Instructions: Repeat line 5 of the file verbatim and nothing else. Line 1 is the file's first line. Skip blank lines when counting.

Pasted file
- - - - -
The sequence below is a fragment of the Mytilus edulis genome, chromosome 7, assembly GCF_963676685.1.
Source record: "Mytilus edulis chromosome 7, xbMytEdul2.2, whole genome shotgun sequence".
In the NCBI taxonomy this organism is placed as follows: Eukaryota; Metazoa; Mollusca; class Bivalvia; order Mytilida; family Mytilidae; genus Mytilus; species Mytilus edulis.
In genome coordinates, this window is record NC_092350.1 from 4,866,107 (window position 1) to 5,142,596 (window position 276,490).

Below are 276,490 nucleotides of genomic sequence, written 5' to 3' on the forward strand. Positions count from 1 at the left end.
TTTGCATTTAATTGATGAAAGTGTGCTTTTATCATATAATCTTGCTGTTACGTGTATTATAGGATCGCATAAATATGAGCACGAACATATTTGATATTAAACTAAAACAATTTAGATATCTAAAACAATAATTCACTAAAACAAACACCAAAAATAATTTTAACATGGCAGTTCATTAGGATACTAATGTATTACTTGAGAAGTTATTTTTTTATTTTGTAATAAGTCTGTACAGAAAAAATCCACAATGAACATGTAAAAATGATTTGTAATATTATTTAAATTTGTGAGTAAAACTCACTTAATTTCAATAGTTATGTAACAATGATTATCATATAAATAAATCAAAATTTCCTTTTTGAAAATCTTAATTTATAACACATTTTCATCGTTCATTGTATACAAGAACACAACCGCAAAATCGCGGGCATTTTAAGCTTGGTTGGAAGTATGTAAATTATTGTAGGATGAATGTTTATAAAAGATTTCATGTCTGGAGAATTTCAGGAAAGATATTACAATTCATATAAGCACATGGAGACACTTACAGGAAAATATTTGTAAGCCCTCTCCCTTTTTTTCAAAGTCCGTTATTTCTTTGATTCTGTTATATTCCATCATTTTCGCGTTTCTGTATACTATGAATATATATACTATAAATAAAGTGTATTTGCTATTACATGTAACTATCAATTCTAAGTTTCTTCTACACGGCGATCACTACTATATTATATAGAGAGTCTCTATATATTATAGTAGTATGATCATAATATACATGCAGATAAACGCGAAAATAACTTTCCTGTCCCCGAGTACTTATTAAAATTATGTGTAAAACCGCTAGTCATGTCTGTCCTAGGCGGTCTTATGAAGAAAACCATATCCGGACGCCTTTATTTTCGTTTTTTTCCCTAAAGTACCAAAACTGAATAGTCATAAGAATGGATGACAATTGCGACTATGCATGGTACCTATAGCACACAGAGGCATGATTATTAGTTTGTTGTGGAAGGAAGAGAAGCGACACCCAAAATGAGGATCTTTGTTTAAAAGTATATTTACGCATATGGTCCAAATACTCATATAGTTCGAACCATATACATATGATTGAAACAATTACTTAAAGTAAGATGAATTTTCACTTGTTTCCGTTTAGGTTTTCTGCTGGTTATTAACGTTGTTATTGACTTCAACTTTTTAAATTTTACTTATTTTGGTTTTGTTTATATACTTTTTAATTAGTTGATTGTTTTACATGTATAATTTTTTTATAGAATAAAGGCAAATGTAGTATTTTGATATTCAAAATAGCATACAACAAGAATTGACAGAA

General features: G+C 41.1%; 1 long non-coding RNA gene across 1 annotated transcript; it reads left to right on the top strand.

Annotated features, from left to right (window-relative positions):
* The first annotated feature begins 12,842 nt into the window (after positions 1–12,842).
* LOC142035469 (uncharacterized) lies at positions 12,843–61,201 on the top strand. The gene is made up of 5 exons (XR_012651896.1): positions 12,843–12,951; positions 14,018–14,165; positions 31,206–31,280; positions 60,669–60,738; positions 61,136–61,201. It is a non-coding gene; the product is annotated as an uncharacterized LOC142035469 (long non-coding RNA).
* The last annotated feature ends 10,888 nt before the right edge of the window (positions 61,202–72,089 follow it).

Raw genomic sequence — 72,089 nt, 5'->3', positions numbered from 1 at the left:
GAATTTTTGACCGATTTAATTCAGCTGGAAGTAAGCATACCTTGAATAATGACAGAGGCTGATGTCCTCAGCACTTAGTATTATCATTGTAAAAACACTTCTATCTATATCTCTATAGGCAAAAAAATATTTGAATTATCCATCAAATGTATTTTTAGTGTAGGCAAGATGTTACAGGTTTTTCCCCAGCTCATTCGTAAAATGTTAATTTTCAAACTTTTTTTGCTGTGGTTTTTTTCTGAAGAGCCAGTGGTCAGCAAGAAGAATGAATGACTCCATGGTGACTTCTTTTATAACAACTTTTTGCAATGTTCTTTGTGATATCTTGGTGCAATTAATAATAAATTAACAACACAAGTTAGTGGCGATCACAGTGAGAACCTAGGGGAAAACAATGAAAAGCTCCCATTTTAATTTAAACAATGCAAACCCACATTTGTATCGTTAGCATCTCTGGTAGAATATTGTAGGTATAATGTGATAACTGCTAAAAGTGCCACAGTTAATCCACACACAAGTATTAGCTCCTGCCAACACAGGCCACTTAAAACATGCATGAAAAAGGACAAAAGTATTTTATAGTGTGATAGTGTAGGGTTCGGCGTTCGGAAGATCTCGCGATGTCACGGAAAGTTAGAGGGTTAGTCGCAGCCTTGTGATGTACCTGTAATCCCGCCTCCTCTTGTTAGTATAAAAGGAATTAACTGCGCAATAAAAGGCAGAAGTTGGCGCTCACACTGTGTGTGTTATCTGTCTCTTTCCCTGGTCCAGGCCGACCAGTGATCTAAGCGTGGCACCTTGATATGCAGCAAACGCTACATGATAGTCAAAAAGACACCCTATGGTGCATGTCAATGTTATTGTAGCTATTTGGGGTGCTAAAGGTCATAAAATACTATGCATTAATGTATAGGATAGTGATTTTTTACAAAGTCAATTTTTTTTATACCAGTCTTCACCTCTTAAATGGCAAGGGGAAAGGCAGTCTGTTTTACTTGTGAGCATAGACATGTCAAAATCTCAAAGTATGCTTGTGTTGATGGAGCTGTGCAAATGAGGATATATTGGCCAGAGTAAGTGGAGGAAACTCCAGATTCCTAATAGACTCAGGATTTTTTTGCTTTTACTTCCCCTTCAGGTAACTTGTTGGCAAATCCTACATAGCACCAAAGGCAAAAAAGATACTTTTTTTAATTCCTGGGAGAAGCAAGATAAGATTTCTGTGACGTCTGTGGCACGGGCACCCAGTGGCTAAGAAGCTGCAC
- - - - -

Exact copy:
Below are 276,490 nucleotides of genomic sequence, written 5' to 3' on the forward strand. Positions count from 1 at the left end.